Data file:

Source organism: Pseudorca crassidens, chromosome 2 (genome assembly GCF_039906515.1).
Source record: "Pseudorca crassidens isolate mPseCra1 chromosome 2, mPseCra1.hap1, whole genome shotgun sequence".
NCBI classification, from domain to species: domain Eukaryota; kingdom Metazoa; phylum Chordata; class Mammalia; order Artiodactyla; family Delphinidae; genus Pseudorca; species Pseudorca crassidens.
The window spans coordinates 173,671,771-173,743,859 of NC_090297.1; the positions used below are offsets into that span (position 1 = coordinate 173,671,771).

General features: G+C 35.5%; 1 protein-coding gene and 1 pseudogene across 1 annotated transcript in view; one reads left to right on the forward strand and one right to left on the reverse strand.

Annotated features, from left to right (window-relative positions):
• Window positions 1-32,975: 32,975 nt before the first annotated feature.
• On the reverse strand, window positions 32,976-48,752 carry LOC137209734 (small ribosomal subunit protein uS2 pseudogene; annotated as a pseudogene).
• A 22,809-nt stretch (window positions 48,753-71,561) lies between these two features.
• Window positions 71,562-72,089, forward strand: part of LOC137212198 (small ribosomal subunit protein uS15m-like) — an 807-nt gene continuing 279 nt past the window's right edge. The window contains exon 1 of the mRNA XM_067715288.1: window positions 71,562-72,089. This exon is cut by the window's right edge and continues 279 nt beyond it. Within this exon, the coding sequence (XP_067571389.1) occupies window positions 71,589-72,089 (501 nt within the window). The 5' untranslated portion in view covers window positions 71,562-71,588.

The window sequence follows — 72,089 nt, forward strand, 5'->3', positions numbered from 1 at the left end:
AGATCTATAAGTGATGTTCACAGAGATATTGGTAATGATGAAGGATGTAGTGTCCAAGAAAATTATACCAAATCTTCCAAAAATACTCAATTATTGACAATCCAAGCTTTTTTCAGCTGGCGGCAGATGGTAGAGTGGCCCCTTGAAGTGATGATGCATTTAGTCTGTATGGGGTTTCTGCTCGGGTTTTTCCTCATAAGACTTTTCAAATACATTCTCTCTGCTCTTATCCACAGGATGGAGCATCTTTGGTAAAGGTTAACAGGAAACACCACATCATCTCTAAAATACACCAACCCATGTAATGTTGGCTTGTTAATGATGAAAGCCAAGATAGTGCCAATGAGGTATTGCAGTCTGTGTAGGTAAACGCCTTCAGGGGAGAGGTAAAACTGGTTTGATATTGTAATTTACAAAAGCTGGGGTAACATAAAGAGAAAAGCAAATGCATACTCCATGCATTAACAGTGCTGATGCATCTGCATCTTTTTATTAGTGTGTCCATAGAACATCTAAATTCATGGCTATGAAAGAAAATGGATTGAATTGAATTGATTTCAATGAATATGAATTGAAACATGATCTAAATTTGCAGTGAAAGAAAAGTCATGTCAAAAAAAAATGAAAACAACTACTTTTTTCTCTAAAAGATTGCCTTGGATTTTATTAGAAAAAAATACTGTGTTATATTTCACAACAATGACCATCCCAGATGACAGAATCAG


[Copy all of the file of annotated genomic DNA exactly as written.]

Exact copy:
Source organism: Pseudorca crassidens, chromosome 2 (genome assembly GCF_039906515.1).
Source record: "Pseudorca crassidens isolate mPseCra1 chromosome 2, mPseCra1.hap1, whole genome shotgun sequence".
NCBI classification, from domain to species: domain Eukaryota; kingdom Metazoa; phylum Chordata; class Mammalia; order Artiodactyla; family Delphinidae; genus Pseudorca; species Pseudorca crassidens.
The window spans coordinates 173,671,771-173,743,859 of NC_090297.1; the positions used below are offsets into that span (position 1 = coordinate 173,671,771).

General features: G+C 35.5%; 1 protein-coding gene and 1 pseudogene across 1 annotated transcript in view; one reads left to right on the forward strand and one right to left on the reverse strand.

Annotated features, from left to right (window-relative positions):
• Window positions 1-32,975: 32,975 nt before the first annotated feature.
• On the reverse strand, window positions 32,976-48,752 carry LOC137209734 (small ribosomal subunit protein uS2 pseudogene; annotated as a pseudogene).
• A 22,809-nt stretch (window positions 48,753-71,561) lies between these two features.
• Window positions 71,562-72,089, forward strand: part of LOC137212198 (small ribosomal subunit protein uS15m-like) — an 807-nt gene continuing 279 nt past the window's right edge. The window contains exon 1 of the mRNA XM_067715288.1: window positions 71,562-72,089. This exon is cut by the window's right edge and continues 279 nt beyond it. Within this exon, the coding sequence (XP_067571389.1) occupies window positions 71,589-72,089 (501 nt within the window). The 5' untranslated portion in view covers window positions 71,562-71,588.

The window sequence follows — 72,089 nt, forward strand, 5'->3', positions numbered from 1 at the left end:
AGATCTATAAGTGATGTTCACAGAGATATTGGTAATGATGAAGGATGTAGTGTCCAAGAAAATTATACCAAATCTTCCAAAAATACTCAATTATTGACAATCCAAGCTTTTTTCAGCTGGCGGCAGATGGTAGAGTGGCCCCTTGAAGTGATGATGCATTTAGTCTGTATGGGGTTTCTGCTCGGGTTTTTCCTCATAAGACTTTTCAAATACATTCTCTCTGCTCTTATCCACAGGATGGAGCATCTTTGGTAAAGGTTAACAGGAAACACCACATCATCTCTAAAATACACCAACCCATGTAATGTTGGCTTGTTAATGATGAAAGCCAAGATAGTGCCAATGAGGTATTGCAGTCTGTGTAGGTAAACGCCTTCAGGGGAGAGGTAAAACTGGTTTGATATTGTAATTTACAAAAGCTGGGGTAACATAAAGAGAAAAGCAAATGCATACTCCATGCATTAACAGTGCTGATGCATCTGCATCTTTTTATTAGTGTGTCCATAGAACATCTAAATTCATGGCTATGAAAGAAAATGGATTGAATTGAATTGATTTCAATGAATATGAATTGAAACATGATCTAAATTTGCAGTGAAAGAAAAGTCATGTCAAAAAAAAATGAAAACAACTACTTTTTTCTCTAAAAGATTGCCTTGGATTTTATTAGAAAAAAATACTGTGTTATATTTCACAACAATGACCATCCCAGATGACAGAATCAG